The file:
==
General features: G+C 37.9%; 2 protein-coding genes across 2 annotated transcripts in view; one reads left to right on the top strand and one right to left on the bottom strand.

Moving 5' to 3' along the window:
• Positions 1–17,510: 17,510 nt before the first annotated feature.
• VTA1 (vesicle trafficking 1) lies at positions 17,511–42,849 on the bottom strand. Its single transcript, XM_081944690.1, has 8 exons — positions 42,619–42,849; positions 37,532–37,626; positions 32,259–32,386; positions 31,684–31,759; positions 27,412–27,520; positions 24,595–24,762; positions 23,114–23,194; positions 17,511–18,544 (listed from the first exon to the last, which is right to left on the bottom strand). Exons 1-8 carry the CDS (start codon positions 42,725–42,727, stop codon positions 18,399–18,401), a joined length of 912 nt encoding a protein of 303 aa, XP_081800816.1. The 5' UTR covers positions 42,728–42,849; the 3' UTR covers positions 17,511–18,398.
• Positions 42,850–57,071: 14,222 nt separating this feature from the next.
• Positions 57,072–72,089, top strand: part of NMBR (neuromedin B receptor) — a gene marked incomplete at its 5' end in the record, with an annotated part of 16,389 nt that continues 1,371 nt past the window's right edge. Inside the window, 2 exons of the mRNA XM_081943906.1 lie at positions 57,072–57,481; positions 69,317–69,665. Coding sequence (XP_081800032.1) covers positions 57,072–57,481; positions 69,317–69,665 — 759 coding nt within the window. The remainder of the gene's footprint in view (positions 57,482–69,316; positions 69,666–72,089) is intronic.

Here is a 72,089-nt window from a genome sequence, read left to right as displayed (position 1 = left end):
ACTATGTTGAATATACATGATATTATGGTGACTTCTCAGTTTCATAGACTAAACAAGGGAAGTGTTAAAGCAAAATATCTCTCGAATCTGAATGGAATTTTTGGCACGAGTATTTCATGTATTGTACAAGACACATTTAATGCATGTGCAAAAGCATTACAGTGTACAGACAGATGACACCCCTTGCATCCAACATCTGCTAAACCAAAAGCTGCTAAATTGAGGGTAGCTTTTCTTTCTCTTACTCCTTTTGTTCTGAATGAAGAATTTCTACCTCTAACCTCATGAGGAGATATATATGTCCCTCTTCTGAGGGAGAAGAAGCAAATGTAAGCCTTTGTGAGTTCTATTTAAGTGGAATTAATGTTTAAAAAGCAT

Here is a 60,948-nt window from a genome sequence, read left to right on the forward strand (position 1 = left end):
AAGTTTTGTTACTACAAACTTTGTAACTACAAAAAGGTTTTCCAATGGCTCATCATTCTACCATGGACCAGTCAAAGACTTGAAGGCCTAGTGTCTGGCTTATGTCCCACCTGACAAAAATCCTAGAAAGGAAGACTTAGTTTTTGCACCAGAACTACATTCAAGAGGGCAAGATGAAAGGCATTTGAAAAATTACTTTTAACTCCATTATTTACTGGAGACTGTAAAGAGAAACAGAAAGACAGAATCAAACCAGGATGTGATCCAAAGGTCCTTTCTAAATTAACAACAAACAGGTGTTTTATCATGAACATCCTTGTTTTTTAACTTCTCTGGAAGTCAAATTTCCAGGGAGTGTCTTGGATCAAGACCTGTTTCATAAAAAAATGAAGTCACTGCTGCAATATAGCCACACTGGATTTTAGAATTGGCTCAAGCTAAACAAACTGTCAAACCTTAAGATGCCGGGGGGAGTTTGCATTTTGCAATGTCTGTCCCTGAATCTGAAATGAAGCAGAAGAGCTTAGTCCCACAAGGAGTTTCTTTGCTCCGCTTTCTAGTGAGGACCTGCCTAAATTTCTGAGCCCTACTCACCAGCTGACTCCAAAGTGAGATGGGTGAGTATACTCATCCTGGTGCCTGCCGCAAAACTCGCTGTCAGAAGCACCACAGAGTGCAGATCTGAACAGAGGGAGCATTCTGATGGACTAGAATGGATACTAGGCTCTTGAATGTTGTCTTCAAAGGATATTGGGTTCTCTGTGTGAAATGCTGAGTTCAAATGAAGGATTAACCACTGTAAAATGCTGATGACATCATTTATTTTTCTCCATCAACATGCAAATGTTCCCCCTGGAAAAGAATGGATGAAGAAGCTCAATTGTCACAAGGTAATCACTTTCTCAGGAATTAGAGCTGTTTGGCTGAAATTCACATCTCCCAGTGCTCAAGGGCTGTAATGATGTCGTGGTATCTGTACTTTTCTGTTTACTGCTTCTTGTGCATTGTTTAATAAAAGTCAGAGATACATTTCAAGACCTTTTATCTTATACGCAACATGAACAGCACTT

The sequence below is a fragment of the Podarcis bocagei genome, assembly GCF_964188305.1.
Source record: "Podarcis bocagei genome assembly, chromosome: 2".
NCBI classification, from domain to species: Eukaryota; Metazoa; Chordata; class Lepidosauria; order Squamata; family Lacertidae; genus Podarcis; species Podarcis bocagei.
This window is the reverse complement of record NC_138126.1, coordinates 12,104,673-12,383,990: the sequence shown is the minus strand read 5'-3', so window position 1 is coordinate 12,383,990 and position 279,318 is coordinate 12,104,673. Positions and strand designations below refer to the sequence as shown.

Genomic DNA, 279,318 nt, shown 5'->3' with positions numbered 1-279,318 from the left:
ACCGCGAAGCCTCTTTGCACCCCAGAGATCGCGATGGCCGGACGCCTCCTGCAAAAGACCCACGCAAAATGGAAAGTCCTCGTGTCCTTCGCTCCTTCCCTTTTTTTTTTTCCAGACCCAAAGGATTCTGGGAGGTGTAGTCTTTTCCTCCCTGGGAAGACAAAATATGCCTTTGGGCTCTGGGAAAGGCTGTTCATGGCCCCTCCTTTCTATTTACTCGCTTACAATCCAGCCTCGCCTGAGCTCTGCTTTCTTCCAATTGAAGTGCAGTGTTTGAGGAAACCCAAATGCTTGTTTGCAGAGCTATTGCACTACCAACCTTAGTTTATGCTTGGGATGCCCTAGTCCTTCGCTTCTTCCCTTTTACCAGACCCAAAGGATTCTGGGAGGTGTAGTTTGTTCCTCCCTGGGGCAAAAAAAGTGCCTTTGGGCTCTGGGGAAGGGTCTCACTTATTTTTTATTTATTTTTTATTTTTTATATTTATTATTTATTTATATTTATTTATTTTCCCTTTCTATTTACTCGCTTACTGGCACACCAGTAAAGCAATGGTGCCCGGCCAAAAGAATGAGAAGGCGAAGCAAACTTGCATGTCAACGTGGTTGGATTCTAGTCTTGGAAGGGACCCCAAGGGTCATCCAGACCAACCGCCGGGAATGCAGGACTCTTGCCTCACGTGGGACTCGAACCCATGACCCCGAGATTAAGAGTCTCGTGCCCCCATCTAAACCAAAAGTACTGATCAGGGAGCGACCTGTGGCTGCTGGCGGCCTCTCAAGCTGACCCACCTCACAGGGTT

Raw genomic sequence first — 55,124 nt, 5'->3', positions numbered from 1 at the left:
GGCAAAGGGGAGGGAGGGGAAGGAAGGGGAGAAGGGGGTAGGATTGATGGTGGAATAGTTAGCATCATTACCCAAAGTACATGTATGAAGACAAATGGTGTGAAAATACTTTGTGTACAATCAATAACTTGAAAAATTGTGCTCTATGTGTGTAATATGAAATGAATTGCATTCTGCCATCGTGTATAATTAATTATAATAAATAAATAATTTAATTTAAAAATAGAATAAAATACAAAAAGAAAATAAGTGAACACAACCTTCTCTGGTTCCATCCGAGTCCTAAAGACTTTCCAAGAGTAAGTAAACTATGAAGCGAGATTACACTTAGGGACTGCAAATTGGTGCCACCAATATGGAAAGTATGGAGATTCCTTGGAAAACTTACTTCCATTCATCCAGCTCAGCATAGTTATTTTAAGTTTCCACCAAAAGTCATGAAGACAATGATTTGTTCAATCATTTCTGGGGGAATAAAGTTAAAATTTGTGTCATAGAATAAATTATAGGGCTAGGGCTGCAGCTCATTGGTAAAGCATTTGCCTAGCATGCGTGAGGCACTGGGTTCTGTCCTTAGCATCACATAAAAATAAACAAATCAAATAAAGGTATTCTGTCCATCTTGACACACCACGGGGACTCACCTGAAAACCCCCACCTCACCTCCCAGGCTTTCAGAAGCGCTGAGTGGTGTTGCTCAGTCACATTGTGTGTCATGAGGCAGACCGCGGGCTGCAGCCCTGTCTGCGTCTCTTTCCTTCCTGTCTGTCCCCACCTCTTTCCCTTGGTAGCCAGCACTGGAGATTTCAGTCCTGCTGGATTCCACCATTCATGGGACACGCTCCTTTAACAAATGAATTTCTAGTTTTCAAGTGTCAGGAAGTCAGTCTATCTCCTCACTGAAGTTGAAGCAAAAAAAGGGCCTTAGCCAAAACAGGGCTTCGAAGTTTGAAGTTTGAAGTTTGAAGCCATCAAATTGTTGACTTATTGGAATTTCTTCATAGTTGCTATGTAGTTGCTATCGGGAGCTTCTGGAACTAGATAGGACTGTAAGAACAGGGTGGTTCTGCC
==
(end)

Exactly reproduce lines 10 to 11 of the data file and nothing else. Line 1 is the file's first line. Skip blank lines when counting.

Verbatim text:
AAGTTTTGTTACTACAAACTTTGTAACTACAAAAAGGTTTTCCAATGGCTCATCATTCTACCATGGACCAGTCAAAGACTTGAAGGCCTAGTGTCTGGCTTATGTCCCACCTGACAAAAATCCTAGAAAGGAAGACTTAGTTTTTGCACCAGAACTACATTCAAGAGGGCAAGATGAAAGGCATTTGAAAAATTACTTTTAACTCCATTATTTACTGGAGACTGTAAAGAGAAACAGAAAGACAGAATCAAACCAGGATGTGATCCAAAGGTCCTTTCTAAATTAACAACAAACAGGTGTTTTATCATGAACATCCTTGTTTTTTAACTTCTCTGGAAGTCAAATTTCCAGGGAGTGTCTTGGATCAAGACCTGTTTCATAAAAAAATGAAGTCACTGCTGCAATATAGCCACACTGGATTTTAGAATTGGCTCAAGCTAAACAAACTGTCAAACCTTAAGATGCCGGGGGGAGTTTGCATTTTGCAATGTCTGTCCCTGAATCTGAAATGAAGCAGAAGAGCTTAGTCCCACAAGGAGTTTCTTTGCTCCGCTTTCTAGTGAGGACCTGCCTAAATTTCTGAGCCCTACTCACCAGCTGACTCCAAAGTGAGATGGGTGAGTATACTCATCCTGGTGCCTGCCGCAAAACTCGCTGTCAGAAGCACCACAGAGTGCAGATCTGAACAGAGGGAGCATTCTGATGGACTAGAATGGATACTAGGCTCTTGAATGTTGTCTTCAAAGGATATTGGGTTCTCTGTGTGAAATGCTGAGTTCAAATGAAGGATTAACCACTGTAAAATGCTGATGACATCATTTATTTTTCTCCATCAACATGCAAATGTTCCCCCTGGAAAAGAATGGATGAAGAAGCTCAATTGTCACAAGGTAATCACTTTCTCAGGAATTAGAGCTGTTTGGCTGAAATTCACATCTCCCAGTGCTCAAGGGCTGTAATGATGTCGTGGTATCTGTACTTTTCTGTTTACTGCTTCTTGTGCATTGTTTAATAAAAGTCAGAGATACATTTCAAGACCTTTTATCTTATACGCAACATGAACAGCACTT

The sequence below is a fragment of the Podarcis bocagei genome, assembly GCF_964188305.1.